Preparedness saves lives that relief efforts can do nothing about. It empowers those in harms way of natural hazards to protect themselves, their families and communities. It reduces fear and encourages self-reliance. It also improves living conditions and the quality of life.
We cannot prevent natural hazards, but we can prevent natural disasters.
Whether a natural hazard causes a natural disaster is a choice – a choice between denial or preparedness. Preparedness results in resilience. Resilience is learning from past experiences and improve future protection by implementing risk reduction strategies (UNISDR, 2009).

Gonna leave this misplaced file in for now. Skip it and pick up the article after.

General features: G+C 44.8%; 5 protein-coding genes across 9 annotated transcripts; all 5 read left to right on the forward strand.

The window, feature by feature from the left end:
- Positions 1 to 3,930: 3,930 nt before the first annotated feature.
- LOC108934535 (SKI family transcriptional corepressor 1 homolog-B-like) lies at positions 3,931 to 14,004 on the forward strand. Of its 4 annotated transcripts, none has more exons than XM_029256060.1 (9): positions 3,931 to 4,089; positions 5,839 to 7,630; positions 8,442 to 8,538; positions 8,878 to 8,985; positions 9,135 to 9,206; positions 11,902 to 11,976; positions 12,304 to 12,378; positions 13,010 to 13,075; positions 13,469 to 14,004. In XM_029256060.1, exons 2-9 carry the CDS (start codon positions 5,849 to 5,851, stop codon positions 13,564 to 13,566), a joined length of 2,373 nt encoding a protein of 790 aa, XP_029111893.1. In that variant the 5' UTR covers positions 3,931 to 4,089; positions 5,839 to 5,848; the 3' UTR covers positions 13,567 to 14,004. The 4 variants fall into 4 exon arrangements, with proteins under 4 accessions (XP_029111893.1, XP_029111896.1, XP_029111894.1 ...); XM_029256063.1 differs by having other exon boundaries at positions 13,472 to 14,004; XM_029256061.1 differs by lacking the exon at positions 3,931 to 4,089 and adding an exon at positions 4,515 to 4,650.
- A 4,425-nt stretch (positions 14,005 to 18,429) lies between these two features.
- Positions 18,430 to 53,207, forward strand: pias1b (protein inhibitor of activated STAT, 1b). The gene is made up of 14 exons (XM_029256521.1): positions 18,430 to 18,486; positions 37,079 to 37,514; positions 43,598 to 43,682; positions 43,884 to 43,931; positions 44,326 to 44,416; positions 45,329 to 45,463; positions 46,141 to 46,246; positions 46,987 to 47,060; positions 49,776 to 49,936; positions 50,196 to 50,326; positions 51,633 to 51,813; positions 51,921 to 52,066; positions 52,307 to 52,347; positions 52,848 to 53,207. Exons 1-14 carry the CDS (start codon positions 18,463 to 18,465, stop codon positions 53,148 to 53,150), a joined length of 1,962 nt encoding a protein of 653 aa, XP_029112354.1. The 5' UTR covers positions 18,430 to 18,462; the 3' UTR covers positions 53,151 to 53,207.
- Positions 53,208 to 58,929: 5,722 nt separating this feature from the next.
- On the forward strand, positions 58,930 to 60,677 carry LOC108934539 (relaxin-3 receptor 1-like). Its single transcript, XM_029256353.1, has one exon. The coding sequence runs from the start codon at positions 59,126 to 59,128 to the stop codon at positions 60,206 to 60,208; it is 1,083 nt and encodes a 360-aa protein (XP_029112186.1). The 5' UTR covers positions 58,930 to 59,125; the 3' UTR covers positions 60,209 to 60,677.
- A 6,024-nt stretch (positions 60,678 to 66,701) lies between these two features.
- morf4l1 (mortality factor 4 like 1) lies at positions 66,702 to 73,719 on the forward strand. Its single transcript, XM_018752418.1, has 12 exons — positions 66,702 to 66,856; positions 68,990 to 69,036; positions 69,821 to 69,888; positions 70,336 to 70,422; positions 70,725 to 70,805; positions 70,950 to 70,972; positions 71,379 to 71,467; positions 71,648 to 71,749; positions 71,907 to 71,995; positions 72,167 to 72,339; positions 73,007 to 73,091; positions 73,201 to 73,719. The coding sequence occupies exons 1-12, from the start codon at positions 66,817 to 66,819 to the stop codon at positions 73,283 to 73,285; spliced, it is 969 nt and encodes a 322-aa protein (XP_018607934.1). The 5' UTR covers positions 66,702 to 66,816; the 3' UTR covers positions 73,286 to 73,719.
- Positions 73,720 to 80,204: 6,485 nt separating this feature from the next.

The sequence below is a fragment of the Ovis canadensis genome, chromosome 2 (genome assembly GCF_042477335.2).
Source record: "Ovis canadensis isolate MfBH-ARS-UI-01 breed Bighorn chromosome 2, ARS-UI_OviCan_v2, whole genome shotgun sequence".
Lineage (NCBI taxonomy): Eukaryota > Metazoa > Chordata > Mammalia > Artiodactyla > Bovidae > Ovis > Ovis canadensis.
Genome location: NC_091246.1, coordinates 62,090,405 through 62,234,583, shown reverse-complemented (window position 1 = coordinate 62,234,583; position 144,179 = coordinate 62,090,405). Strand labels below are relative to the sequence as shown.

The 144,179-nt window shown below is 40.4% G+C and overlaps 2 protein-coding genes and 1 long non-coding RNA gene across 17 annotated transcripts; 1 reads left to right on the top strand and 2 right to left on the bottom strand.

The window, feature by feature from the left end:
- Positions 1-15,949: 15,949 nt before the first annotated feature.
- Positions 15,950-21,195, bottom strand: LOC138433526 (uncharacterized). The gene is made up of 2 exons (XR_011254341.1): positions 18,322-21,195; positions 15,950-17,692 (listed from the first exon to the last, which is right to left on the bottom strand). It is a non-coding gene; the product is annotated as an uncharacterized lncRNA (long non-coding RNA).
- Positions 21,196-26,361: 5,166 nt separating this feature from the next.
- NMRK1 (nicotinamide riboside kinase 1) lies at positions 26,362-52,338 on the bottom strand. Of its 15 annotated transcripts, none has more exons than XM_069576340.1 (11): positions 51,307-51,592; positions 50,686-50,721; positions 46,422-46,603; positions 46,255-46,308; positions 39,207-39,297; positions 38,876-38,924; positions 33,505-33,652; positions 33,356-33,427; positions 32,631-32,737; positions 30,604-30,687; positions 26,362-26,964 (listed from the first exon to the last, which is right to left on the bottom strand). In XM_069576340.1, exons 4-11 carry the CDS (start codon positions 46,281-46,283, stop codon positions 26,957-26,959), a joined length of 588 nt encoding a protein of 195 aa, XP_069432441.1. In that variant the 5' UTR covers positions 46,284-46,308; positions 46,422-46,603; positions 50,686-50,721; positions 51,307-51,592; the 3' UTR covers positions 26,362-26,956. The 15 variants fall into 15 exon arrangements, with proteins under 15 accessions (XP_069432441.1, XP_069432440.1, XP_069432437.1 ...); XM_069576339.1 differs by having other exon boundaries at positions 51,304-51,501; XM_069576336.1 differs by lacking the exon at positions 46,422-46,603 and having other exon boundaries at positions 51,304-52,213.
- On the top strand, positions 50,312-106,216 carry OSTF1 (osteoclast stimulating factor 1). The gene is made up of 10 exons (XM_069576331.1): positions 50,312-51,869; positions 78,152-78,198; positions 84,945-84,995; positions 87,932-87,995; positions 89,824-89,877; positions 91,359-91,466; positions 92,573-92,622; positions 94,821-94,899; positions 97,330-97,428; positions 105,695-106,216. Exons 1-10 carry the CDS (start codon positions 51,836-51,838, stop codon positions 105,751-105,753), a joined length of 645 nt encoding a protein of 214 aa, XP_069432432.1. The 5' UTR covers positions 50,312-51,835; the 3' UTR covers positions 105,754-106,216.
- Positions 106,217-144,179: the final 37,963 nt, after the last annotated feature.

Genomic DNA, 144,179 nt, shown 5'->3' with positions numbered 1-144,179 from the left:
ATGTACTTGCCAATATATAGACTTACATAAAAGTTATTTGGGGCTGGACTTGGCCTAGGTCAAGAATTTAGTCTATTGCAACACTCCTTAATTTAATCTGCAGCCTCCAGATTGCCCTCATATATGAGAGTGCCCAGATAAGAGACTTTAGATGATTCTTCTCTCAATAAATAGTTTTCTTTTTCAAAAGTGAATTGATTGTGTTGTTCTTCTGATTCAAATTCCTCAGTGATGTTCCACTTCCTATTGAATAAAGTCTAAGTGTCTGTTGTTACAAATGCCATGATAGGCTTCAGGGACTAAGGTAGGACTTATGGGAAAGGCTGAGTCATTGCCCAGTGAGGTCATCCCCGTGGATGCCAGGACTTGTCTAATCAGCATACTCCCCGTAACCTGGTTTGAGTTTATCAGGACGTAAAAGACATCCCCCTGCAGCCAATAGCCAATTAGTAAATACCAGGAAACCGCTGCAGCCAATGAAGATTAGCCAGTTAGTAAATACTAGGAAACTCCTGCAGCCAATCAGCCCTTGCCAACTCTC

Prevention is different from emergency services and relief efforts. These are necessary, but, the ounce spent on prevention by far outweighs the tons used for relief. Prevention brings local communities together to implement local solutions for the common goal of greater community resilience.
An ounce of prevention is worth a ton of disaster relief.
Huaraz, Peru was flattened in 1970 by the magnitude 7.8 earthquake. Over 1 million people were homeless and it’s estimated that at least 60,000 people died in the region. The catastrophic event was... READ MORE
The vanguard team of In Harm’s Way’s first expedition to Peru. From left to right: Dr. Herrera (Niyeli’s father), Niyeli Herrera, me and Brian Petersen. Meet the Team In Harm’s Way is exploring... READ MORE